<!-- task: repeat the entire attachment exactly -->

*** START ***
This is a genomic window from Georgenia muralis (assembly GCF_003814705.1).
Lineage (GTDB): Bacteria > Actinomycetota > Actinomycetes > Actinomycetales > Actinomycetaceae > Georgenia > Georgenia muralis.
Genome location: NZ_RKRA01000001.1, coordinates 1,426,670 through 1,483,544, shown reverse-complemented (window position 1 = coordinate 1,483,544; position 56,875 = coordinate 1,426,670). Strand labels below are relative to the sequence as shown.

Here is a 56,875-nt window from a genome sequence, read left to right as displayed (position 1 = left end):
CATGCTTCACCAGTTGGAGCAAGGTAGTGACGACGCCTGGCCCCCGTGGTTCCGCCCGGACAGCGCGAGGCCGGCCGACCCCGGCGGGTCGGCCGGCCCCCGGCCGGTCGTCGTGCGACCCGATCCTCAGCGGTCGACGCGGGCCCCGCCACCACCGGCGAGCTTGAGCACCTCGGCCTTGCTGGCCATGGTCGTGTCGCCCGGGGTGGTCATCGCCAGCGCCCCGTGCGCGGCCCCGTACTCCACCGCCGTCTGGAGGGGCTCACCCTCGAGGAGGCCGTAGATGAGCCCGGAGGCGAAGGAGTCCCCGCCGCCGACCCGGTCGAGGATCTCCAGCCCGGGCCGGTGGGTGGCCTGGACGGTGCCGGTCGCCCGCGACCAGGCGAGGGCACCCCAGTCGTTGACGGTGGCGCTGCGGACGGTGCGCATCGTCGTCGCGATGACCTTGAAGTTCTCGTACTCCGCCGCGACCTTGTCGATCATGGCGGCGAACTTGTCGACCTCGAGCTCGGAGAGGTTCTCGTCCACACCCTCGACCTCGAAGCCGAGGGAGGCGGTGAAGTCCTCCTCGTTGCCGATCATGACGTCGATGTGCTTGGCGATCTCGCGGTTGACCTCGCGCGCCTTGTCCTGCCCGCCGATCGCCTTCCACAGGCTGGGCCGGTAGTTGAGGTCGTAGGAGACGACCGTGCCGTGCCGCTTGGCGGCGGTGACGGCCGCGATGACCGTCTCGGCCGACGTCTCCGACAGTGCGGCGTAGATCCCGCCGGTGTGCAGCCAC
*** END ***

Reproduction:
This is a genomic window from Georgenia muralis (assembly GCF_003814705.1).
Lineage (GTDB): Bacteria > Actinomycetota > Actinomycetes > Actinomycetales > Actinomycetaceae > Georgenia > Georgenia muralis.
Genome location: NZ_RKRA01000001.1, coordinates 1,426,670 through 1,483,544, shown reverse-complemented (window position 1 = coordinate 1,483,544; position 56,875 = coordinate 1,426,670). Strand labels below are relative to the sequence as shown.

Here is a 56,875-nt window from a genome sequence, read left to right as displayed (position 1 = left end):
CATGCTTCACCAGTTGGAGCAAGGTAGTGACGACGCCTGGCCCCCGTGGTTCCGCCCGGACAGCGCGAGGCCGGCCGACCCCGGCGGGTCGGCCGGCCCCCGGCCGGTCGTCGTGCGACCCGATCCTCAGCGGTCGACGCGGGCCCCGCCACCACCGGCGAGCTTGAGCACCTCGGCCTTGCTGGCCATGGTCGTGTCGCCCGGGGTGGTCATCGCCAGCGCCCCGTGCGCGGCCCCGTACTCCACCGCCGTCTGGAGGGGCTCACCCTCGAGGAGGCCGTAGATGAGCCCGGAGGCGAAGGAGTCCCCGCCGCCGACCCGGTCGAGGATCTCCAGCCCGGGCCGGTGGGTGGCCTGGACGGTGCCGGTCGCCCGCGACCAGGCGAGGGCACCCCAGTCGTTGACGGTGGCGCTGCGGACGGTGCGCATCGTCGTCGCGATGACCTTGAAGTTCTCGTACTCCGCCGCGACCTTGTCGATCATGGCGGCGAACTTGTCGACCTCGAGCTCGGAGAGGTTCTCGTCCACACCCTCGACCTCGAAGCCGAGGGAGGCGGTGAAGTCCTCCTCGTTGCCGATCATGACGTCGATGTGCTTGGCGATCTCGCGGTTGACCTCGCGCGCCTTGTCCTGCCCGCCGATCGCCTTCCACAGGCTGGGCCGGTAGTTGAGGTCGTAGGAGACGACCGTGCCGTGCCGCTTGGCGGCGGTGACGGCCGCGATGACCGTCTCGGCCGACGTCTCCGACAGTGCGGCGTAGATCCCGCCGGTGTGCAGCCAC